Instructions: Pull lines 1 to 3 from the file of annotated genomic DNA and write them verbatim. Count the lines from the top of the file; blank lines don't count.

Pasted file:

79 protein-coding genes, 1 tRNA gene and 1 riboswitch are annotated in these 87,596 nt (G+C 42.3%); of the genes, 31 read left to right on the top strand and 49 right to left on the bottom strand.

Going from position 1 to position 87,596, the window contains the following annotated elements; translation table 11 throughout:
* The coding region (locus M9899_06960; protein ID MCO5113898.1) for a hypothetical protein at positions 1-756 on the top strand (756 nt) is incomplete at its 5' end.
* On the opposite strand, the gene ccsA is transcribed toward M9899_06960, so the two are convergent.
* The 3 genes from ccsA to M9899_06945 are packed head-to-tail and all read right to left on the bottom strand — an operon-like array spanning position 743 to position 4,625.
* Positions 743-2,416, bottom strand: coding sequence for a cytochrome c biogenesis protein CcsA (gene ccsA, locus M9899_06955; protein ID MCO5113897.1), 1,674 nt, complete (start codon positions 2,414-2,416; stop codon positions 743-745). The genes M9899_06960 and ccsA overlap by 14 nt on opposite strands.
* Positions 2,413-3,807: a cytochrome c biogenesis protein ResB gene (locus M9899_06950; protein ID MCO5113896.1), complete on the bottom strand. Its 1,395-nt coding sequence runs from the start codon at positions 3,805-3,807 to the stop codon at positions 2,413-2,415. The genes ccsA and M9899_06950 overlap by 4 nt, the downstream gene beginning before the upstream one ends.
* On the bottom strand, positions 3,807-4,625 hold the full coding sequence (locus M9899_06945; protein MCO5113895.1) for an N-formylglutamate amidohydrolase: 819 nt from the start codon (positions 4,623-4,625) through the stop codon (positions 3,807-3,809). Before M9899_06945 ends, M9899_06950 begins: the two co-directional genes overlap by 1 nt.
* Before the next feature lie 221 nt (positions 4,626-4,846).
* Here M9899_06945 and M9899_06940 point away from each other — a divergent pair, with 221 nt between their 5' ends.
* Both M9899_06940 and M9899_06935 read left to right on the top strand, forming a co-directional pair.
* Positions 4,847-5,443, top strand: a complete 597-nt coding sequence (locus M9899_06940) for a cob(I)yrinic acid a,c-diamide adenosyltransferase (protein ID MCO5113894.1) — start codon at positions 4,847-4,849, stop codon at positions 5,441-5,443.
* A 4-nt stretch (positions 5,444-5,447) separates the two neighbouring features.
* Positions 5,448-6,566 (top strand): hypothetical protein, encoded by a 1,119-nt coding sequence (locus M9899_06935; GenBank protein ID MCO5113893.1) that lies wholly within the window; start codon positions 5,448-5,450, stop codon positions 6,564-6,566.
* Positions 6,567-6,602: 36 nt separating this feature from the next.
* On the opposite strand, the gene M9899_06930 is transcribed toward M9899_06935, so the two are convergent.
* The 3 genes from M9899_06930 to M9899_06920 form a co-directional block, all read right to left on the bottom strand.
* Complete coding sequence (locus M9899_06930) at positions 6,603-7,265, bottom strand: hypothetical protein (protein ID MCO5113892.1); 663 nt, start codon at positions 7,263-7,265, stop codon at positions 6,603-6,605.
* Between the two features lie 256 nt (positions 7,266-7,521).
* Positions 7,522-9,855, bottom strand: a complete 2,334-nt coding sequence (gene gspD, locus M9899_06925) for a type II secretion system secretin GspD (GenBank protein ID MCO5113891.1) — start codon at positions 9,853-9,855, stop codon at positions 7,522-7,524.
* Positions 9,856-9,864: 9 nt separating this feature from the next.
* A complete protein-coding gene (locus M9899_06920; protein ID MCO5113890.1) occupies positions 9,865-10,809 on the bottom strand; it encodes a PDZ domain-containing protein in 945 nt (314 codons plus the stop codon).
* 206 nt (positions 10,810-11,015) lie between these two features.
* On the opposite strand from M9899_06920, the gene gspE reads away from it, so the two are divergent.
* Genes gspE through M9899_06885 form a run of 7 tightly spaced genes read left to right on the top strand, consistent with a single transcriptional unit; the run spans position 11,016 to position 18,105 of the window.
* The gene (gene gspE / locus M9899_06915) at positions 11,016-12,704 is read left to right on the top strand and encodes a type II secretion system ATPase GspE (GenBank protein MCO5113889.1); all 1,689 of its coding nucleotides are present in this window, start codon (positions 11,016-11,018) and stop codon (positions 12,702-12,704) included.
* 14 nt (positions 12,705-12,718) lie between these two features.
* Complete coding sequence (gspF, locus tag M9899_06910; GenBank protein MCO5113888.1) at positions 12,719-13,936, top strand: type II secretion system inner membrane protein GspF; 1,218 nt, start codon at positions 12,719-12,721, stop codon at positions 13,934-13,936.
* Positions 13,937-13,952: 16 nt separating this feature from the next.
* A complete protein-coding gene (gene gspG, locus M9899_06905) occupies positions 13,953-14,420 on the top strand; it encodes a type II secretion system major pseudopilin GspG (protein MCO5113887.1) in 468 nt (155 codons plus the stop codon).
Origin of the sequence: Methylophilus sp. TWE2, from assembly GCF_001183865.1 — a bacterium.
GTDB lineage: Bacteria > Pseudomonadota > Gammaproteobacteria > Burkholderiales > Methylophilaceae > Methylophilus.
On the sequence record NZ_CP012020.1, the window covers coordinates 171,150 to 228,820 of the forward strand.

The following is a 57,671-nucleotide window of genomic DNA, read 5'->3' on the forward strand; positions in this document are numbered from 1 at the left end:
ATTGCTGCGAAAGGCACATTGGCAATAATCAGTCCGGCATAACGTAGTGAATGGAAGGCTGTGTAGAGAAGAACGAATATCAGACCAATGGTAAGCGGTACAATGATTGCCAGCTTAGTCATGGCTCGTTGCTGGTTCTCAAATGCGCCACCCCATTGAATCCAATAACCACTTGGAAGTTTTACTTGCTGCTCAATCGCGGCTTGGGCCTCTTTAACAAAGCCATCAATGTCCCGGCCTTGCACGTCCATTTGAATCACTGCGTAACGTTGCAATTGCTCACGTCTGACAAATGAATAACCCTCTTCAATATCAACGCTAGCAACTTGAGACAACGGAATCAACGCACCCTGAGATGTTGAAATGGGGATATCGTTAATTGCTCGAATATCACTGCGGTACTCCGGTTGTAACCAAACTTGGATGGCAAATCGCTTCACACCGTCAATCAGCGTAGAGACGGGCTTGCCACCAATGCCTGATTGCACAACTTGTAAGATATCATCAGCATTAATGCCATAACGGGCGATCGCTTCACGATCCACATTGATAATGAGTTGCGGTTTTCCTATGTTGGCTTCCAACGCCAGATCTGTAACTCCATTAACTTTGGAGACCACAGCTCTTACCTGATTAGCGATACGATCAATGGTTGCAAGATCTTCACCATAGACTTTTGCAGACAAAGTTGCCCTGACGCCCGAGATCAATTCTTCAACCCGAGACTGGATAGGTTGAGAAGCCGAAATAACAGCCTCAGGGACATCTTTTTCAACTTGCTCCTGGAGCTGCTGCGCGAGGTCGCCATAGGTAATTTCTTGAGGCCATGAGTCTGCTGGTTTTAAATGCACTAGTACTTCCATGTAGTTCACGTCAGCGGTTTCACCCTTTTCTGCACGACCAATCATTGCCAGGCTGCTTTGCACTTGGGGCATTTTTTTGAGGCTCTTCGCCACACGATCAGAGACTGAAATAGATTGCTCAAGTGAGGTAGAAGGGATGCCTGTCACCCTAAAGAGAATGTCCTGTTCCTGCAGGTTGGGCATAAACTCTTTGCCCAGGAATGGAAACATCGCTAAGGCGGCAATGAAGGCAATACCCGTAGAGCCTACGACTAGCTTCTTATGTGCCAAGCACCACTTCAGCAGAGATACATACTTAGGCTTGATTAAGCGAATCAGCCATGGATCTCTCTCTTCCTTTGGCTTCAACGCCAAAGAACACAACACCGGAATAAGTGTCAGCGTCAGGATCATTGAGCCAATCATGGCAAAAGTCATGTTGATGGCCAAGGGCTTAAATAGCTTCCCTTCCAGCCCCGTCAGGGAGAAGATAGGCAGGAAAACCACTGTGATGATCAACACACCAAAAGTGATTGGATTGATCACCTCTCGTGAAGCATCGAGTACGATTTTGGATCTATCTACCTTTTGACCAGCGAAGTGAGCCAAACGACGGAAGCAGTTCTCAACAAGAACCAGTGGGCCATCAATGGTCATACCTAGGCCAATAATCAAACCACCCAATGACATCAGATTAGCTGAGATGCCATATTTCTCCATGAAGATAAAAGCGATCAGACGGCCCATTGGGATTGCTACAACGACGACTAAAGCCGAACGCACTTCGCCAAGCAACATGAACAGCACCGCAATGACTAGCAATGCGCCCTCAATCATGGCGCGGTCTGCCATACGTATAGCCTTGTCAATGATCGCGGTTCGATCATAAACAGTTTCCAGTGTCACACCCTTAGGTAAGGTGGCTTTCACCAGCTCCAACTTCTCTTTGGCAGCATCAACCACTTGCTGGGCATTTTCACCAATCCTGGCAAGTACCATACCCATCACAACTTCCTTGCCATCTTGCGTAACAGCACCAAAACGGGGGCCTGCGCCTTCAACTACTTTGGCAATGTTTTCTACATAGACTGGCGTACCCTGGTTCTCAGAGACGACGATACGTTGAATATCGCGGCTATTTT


79 protein-coding genes, 1 tRNA gene and 1 riboswitch are annotated in these 87,596 nt (G+C 42.3%); of the genes, 31 read left to right on the top strand and 49 right to left on the bottom strand.

Going from position 1 to position 87,596, the window contains the following annotated elements; translation table 11 throughout:
* The coding region (locus M9899_06960; protein ID MCO5113898.1) for a hypothetical protein at positions 1-756 on the top strand (756 nt) is incomplete at its 5' end.